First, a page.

Turkish opposition parties have refused to admit defeat in yesterday's referendum on constitutional reforms.

The main opposition party to Turkish President Recip Tayyip Erdogan, the People's Republican Party (CHP), have issued a statement saying the predicted result is illegitimate.

Erdal Aksunger, deputy chairman of the CHP, said bullying tactics had been used to skewer the referendum result in the Government's favour.

He said nearly 3 million votes cast yesterday are fraudulent.

But President Erdogan hit back at critics, saying they are trying to dwarf his conceded triumph in a vote that will grant him significant new powers.

However, the electoral board is yet to confirm the final count and informed the Turkish head of state it will be clarified in over a week's time.

Transition to a presidential system

If the final result suggests the Government won the vote, Turkey will immediately transition from a parliamentary democracy to a presidential one.

Yet this would result in Mr. Erdogan being able to secure power until 2029.

Because of these changes, the post of prime minister will be abolished.

Instead, the current President would possess the power to draw up budgets, issue a state of emergency and implement decrees appointing ministers by avoiding parliamentary approval.

Turkey is expected to hold elections in 2019, which will witness these constitutional changes implemented by then.

Bitter divisions

This referendum has bitterly divided Turks throughout the country. Opinion polls suggest the 'yes' side will win with a narrow margin, but cities like Istanbul and the Kurdish southeast are likely to vote 'no.'

President Erdogan defended the radical changes he intends to introduce. He says the current constitution is outdated due to changed circumstances since the 1980 military coup.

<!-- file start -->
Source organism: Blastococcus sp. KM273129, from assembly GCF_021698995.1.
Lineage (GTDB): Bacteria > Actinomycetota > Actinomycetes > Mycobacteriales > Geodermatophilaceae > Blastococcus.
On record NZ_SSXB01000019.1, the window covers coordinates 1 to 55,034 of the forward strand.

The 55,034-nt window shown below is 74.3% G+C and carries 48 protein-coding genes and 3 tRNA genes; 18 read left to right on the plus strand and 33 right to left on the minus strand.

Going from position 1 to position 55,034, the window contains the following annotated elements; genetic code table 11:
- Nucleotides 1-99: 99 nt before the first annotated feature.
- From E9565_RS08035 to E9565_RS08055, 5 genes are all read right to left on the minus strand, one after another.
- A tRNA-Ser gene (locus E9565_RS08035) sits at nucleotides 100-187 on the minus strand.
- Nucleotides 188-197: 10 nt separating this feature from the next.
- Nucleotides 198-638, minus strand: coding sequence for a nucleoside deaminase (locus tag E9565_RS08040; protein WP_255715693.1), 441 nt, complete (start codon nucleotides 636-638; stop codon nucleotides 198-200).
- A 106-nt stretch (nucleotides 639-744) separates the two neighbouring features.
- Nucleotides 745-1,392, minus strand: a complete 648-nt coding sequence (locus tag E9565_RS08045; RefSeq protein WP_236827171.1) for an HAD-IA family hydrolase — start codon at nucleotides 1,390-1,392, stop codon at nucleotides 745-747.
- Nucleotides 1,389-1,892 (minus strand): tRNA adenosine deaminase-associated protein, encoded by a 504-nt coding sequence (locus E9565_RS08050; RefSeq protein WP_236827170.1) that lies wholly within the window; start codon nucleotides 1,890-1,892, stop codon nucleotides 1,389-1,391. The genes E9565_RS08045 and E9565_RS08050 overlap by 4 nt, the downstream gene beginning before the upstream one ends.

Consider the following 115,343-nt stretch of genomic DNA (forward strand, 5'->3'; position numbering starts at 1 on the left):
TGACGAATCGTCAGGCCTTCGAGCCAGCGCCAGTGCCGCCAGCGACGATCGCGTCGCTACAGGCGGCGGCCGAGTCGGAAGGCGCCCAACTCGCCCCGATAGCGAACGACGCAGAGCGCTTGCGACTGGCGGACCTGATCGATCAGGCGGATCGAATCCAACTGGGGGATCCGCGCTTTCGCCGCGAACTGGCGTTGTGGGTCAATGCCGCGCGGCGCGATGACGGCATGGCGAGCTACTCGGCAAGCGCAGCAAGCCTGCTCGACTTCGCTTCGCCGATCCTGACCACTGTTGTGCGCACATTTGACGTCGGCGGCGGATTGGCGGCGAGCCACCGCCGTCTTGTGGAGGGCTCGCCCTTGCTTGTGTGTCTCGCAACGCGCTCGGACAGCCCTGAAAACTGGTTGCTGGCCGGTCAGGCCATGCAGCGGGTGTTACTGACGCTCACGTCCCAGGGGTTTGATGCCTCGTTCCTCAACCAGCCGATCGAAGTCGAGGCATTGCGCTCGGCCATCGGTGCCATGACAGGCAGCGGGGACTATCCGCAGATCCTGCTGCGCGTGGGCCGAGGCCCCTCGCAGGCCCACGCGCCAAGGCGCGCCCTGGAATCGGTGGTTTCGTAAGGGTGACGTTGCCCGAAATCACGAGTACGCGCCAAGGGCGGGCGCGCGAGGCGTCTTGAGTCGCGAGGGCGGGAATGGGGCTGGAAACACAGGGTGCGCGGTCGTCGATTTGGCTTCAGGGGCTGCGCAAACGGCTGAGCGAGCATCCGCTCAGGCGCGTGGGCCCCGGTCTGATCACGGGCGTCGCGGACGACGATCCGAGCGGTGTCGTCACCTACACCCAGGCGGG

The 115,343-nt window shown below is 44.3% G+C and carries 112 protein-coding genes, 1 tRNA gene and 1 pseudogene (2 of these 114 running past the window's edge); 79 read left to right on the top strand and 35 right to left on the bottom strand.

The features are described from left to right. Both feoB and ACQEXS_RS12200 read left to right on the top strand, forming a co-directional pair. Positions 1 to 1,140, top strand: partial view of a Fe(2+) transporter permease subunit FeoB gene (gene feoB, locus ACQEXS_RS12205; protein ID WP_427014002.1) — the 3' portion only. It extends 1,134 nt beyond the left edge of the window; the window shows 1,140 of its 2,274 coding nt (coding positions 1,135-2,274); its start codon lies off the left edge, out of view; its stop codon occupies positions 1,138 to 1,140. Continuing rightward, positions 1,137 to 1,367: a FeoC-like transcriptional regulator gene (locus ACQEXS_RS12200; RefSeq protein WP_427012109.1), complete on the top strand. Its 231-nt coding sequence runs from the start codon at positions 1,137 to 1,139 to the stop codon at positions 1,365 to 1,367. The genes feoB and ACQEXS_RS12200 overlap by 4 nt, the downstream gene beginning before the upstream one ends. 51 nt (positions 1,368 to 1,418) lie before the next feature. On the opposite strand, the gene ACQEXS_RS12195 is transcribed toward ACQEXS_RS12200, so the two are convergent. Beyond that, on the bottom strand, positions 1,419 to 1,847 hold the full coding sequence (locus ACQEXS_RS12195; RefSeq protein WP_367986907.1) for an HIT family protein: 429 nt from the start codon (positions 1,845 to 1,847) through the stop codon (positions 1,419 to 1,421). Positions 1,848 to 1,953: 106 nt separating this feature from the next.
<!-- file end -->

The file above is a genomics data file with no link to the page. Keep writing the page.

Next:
This event enabled generals to dictate the terms of the constitution in order to tackle political and security issues in Turkey and end the practice of forming weak coalition governments.

Yet opposition parties have attacked President Erdogan for failing to respect the current constitution.

They claim this referendum has been staged to enable him to gain more powers to prevent events like last June's revolt, which saw 200 journalists arrested and 120 media outlets closed.

The electoral board is fighting back against claims from opposition parties that many ballots are fraudulent.

They provided a statement on their website before the polls closed saying they will refuse to certify fraudulent votes.

Vow to challenge the result

Despite this, the CHP is refusing to acknowledge Erdogan's victory. They vow to challenge 37% of votes, arguing the Turkish Government interfered with the ballots to push for a 'yes' victory.

A Kurdish opposition party also refuses to accept the result.

Istanbul, one of the cities that overwhelmingly rejected the changes, saw residents protest against the result by banging pots and pans from their neighbourhoods.

But Turkish Prime Minister, Binali Yildirim, said this result marks a new beginning for Turkish democracy.

President Erdogan said to reporters in Istanbul that he believes he won by a margin of 1.3 million votes.

After acknowledging the part Turkish citizens played in delivering the likely result, he challenged Western powers to respect the wishes of his people to approve of 18 constitutional changes.

However, this result could cause further strains in Turkey's relationship with the European Union.

Turkish EU membership was a hot issue in last year's EU Referendum in Britain, which saw the pro-Brexit group Vote Leave claim it will happen soon. But Stronger In, the pro-EU group, claimed Britain could veto their membership bid and that they will not be able to join until the year 3000.

This is due to their lack of democratic government and occupation of northern Cyprus.

This referendum could see Turkish EU membership being delayed beyond the year 3000.

Relations between Turkey and the superbloc were also strained by failures to draw up an agreement to ensure the smooth passage of refugees to Europe.

Before becoming president in 2014, Mr. Erdogan was prime minister in between 2003-14.